Friday, February 8, 2013

So How Exactly Does Aids Test Vary From General Bloodstream Chemistry Tests

Laboratories perform different kinds of tests

An HIV test involves testing for either the virus or antibodies against it. Testing for chemicals (like enzymes or electrolytes) in the blood and testing for HIV are different in several ways. The theory, or principle, behind the two tests is different. While one searches for evidence of the virus, the other looks for the chemicals themselves.


Immunoassays involve the use of antibodies to detect something. The antibodies are used as "sniffing dogs" that seek out a particle and alert you to its presence. Immunoassays that test for HIV and immunoassays that test for blood chemicals only differ in the specific antibodies used.

Enzymatic Reactions

Enzymatic reactions involve the use of enzymes to detect the presence of specific chemicals in blood. The enzymes react with chemicals and cause a change in color, which indicates the presence and concentration of the chemical. These tests are not useful for detecting HIV since the virus does not react with enzymes.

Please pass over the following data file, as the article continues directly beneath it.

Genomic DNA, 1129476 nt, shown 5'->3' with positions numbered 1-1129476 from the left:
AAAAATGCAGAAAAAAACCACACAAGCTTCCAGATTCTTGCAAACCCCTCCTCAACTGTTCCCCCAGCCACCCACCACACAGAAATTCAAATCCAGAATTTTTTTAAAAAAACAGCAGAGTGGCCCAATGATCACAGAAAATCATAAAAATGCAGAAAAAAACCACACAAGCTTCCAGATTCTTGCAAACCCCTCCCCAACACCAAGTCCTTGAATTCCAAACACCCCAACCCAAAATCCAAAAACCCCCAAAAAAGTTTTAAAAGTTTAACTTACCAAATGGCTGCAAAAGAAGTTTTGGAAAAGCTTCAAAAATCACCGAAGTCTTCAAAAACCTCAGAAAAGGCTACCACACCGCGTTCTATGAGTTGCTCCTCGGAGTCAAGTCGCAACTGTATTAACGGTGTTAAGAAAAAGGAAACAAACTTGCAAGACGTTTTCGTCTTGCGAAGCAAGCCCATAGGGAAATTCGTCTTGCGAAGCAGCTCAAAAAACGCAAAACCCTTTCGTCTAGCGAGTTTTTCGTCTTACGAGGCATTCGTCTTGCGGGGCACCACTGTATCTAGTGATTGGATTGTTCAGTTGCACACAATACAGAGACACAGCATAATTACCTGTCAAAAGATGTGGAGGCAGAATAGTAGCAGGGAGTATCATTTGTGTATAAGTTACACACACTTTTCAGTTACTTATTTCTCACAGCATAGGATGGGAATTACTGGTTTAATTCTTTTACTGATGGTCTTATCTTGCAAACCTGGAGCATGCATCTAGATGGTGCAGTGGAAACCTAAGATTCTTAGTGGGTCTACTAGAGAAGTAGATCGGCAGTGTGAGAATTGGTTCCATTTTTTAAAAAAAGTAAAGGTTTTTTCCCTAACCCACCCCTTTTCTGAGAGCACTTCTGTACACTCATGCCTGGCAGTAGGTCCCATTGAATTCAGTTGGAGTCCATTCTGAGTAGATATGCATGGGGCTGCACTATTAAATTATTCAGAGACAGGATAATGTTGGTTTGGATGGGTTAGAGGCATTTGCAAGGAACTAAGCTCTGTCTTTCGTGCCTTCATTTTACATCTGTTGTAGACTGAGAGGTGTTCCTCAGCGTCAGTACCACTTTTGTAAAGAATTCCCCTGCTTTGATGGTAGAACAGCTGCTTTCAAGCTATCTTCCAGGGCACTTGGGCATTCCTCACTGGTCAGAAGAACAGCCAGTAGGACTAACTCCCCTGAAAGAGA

Turbidometric Tests

Turbidometric tests measure the turbidity of a sample to determine the concentration of the analyte in it. The more turbid the sample, the more of the analyte dissolved in it. This test works best to detect large molecules that make the sample turbid. As a result, it does not work to detect HIV.

Molecular Diagnostics

A molecular diagnostic blood test detects the genetic material of an infectious agent. So these tests are perfect to detect HIV in the blood. On the other hand, chemicals in the blood do not contain DNA or RNA, so molecular diagnostics are not useful for blood chemistry tests.

Home and Lab Tests

Several tests for HIV are available for home use. These tests are less accurate than those performed at a clinical laboratory. If you are worried about being infected with HIV, consult a health care provider for testing options.

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